Yasuyuki Suzuki (1), Kazuhiro Goto (1), Atsushi Ishige (1), Yasuhiro
Komatsu (1) and Junzo Kamei (2)
(1) Kampo and Pharmacognosy Laboratories, Tsumura & Co., Ami-machi, Inashiki-gun, Ibaraki 300-1192, Japan
(2) Department of Pathophysiology & Therapeutics, Faculty of Pharmaceutical Sciences, Hoshi University, Shinagawa-ku, Tokyo 142-8501, Japan
Abstract: We evaluated the antinociceptive effect of Gosha-jinki-gan, a Kampo medicine including processed Aconiti tuber, and its mechanism in streptozotocin-induced diabetic mice. Gosha-jinki-gan (0.1 - 1.0 g/kg, p.o.) showed a more potent antinociceptive effect in diabetic mice than in non-diabetic mice. The antinociceptive effect of Gosha-jinki-gan (0.3 g/kg, p.o.) in diabetic mice was inhibited by administration of either anti-dynorphin antiserum (5 microg, i.t.) or nor-binaltorphimine (10 mg/kg, s.c.), a kappa-opioid antagonist. The antinociceptive activity of Gosha-jinki-gan (0.3, 1.0 g/kg, p.o.) was decreased by excluding processed Aconiti tuber. Furthermore, the antinociceptive effect of processed Aconiti tuber (0.03, 0.1 g/kg, p.o.) was also shown to be enhanced in diabetic mice. These results suggest that the increased antinociceptive effect of Gosha-jinki-gan in diabetic mice is partly derived from the action of processed Aconiti tuber and that it is based on stimulation of spinal kappa-opioid receptors via dynorphin release. Gosha-jinki-gan was considered useful for treating painful diabetic neuropathy.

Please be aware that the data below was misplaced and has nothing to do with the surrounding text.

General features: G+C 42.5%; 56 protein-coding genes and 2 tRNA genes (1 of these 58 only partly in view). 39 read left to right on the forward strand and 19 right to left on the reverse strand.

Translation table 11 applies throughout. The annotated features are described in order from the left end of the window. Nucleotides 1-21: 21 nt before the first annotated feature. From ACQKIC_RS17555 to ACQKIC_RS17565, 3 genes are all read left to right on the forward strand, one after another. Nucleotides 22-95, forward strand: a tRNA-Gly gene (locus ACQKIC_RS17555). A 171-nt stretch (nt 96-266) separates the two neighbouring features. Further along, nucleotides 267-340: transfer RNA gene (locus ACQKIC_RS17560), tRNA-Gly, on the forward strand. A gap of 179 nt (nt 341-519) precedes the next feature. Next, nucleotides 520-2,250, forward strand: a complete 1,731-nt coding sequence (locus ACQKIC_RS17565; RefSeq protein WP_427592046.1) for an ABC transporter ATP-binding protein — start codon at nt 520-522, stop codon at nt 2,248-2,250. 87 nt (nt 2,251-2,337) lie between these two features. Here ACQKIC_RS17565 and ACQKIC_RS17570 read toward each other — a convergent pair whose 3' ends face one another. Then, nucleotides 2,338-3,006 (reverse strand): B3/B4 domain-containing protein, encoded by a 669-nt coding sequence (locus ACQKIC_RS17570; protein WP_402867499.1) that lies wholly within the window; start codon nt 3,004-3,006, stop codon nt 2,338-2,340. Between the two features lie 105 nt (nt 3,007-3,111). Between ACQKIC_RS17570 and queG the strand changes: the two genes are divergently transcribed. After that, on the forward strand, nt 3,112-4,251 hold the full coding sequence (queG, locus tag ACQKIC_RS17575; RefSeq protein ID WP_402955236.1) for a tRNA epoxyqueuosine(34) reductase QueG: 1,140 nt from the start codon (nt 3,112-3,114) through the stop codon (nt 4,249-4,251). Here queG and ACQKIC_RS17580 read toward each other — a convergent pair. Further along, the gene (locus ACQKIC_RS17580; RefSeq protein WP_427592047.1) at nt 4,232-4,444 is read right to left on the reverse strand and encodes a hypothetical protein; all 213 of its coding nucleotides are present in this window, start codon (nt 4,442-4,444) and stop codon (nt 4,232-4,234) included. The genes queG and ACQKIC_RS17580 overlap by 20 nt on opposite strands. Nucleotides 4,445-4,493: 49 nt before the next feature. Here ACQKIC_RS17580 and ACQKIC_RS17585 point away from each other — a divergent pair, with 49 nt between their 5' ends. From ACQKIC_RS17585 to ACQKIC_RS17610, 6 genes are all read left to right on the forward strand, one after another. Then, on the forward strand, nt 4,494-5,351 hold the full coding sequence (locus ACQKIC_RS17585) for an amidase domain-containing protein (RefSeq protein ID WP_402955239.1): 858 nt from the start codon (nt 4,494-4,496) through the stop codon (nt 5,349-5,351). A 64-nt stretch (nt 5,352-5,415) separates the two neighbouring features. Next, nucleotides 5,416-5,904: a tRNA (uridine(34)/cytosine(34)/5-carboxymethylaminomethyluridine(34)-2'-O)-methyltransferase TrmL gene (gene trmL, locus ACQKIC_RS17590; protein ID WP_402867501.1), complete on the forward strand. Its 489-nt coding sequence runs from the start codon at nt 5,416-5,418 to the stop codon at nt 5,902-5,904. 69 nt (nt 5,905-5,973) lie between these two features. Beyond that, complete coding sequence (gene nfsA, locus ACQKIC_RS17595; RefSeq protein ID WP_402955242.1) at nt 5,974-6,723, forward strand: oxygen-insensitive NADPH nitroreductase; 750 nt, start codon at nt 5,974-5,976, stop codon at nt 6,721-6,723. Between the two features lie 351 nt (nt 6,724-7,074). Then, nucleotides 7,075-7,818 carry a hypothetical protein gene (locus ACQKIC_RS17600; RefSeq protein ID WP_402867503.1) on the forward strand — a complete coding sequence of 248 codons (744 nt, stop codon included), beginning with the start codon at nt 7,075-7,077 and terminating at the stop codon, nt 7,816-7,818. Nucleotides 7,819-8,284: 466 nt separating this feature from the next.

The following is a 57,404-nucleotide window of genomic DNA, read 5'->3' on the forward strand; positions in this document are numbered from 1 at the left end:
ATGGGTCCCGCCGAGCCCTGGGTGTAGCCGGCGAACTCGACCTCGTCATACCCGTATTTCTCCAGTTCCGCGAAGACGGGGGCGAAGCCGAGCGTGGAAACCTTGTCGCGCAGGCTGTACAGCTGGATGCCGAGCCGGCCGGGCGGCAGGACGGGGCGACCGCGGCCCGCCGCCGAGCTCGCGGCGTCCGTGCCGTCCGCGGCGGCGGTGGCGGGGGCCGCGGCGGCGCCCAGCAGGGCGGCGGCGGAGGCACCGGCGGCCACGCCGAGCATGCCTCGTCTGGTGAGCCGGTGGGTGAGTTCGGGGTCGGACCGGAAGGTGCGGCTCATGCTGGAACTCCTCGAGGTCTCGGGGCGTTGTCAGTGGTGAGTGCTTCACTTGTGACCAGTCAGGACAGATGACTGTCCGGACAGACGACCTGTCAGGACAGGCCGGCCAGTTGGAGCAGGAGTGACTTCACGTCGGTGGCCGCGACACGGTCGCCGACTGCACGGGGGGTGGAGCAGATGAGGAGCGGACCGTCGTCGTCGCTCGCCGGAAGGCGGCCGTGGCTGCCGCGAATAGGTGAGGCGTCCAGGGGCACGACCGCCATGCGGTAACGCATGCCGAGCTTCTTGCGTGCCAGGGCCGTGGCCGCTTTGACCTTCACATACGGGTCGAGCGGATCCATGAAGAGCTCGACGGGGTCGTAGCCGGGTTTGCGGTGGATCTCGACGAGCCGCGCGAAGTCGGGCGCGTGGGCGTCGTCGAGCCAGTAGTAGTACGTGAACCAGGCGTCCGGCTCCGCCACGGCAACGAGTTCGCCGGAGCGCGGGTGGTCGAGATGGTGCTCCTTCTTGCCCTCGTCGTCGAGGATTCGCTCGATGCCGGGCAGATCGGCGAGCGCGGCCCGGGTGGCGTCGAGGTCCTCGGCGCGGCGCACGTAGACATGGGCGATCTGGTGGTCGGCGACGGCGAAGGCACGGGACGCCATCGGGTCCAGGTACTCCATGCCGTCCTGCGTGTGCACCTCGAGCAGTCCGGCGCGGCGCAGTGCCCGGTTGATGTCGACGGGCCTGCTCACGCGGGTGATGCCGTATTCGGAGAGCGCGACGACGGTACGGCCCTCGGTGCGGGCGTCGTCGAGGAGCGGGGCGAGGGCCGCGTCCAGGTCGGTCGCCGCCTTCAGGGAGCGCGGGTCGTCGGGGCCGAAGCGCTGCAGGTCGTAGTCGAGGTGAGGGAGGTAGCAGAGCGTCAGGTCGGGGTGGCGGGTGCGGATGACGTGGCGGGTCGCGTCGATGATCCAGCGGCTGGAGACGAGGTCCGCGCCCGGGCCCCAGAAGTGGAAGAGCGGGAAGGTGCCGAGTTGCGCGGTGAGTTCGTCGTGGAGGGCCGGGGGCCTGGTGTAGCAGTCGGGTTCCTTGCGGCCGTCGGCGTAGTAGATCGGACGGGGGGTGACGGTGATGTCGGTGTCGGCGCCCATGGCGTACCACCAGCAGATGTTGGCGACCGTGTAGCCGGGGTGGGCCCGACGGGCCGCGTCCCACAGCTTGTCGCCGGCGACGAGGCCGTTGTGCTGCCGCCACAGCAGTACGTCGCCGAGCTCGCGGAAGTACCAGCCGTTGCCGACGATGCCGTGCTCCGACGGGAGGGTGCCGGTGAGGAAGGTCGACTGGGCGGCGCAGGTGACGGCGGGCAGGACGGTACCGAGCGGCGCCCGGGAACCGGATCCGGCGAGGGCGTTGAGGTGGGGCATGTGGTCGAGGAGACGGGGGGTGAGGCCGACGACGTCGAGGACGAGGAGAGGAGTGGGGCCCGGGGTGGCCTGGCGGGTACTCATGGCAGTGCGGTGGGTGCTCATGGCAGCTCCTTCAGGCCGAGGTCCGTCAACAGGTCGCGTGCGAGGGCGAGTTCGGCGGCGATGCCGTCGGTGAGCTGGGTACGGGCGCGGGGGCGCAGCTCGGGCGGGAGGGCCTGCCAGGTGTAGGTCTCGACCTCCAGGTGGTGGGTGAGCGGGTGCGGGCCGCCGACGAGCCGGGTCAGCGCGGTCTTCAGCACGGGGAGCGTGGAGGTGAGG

Keywords: Gosha-jinki-gan, Antinociception, Diabetes, Processed Aconiti tuber, Dynorphin